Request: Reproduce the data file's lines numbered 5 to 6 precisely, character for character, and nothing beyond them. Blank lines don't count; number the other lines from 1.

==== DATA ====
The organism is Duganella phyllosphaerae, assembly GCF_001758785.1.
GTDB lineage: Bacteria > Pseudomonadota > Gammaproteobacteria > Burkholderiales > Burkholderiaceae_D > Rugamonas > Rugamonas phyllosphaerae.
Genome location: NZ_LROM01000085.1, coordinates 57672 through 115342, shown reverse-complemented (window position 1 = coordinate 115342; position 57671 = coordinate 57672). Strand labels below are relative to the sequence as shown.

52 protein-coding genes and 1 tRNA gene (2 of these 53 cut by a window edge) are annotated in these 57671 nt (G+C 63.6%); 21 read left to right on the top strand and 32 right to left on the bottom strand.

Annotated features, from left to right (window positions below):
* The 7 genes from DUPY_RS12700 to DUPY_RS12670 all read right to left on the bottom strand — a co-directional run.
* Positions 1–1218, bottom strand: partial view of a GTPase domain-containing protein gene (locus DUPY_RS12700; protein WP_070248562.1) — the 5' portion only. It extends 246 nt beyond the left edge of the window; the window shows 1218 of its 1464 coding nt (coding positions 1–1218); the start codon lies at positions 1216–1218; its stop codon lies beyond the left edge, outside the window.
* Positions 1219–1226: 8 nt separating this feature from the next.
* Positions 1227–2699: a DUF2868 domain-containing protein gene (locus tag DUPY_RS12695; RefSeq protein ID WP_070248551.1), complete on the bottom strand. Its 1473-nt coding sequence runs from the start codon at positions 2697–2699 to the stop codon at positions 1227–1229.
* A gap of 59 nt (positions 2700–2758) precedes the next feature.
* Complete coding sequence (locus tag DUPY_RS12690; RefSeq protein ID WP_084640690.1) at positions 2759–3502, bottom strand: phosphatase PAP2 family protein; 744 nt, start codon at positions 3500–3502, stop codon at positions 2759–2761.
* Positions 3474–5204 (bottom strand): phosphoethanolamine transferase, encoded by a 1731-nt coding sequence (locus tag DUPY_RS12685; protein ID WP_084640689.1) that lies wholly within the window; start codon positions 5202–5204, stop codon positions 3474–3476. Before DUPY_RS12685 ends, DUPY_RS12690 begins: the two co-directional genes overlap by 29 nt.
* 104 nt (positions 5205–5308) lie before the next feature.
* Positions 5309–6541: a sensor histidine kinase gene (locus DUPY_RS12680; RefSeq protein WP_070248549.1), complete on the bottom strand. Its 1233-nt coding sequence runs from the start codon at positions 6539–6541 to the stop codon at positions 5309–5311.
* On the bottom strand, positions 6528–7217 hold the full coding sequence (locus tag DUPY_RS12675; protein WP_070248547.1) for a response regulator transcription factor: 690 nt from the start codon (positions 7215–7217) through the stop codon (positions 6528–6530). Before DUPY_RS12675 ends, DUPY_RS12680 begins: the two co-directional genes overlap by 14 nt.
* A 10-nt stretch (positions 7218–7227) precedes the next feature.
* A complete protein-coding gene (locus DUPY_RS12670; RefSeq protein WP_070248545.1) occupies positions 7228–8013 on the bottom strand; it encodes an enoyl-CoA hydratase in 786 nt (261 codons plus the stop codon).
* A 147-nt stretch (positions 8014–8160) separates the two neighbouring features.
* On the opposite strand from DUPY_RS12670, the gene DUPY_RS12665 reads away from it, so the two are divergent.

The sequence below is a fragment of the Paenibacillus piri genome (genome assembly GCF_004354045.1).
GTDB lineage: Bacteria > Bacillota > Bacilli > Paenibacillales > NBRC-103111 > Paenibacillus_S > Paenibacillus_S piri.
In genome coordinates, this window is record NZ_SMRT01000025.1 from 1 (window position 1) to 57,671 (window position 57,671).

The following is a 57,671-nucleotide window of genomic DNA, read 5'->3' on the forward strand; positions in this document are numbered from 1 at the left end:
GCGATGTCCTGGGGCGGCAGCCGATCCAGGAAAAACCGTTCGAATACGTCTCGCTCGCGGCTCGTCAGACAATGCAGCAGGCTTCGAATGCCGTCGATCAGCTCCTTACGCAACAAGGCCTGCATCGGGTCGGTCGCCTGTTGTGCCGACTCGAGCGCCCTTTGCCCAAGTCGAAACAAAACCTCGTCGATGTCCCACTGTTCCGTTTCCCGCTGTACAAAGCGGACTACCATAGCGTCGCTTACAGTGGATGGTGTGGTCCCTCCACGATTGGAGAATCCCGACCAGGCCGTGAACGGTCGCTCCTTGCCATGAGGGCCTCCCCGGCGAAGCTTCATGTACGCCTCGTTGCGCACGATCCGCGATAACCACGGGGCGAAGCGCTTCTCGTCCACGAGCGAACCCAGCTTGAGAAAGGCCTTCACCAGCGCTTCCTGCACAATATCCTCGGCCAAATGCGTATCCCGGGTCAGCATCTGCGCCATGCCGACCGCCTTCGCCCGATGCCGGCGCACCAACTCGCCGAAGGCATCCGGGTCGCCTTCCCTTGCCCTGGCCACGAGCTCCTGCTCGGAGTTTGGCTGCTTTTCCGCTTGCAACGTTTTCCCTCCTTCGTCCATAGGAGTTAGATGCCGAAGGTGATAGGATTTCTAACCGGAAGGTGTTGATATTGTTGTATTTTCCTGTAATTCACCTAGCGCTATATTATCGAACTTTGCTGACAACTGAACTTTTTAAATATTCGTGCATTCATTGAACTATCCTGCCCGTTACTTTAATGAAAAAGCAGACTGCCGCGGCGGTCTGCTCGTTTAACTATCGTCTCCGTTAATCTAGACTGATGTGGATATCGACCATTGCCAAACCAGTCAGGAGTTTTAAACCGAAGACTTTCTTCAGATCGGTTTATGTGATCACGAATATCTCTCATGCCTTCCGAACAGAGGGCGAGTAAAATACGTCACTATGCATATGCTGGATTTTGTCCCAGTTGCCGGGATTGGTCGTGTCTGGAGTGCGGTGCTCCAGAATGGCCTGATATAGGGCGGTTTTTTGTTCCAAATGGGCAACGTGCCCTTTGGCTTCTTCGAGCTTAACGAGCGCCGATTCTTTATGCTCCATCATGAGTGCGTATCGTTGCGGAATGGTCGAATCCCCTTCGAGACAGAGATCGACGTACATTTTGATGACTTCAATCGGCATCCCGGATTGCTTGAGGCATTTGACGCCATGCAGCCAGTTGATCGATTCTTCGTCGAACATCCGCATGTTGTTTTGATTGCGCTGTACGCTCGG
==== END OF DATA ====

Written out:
Annotated features, from left to right (window positions below):
* The 7 genes from DUPY_RS12700 to DUPY_RS12670 all read right to left on the bottom strand — a co-directional run.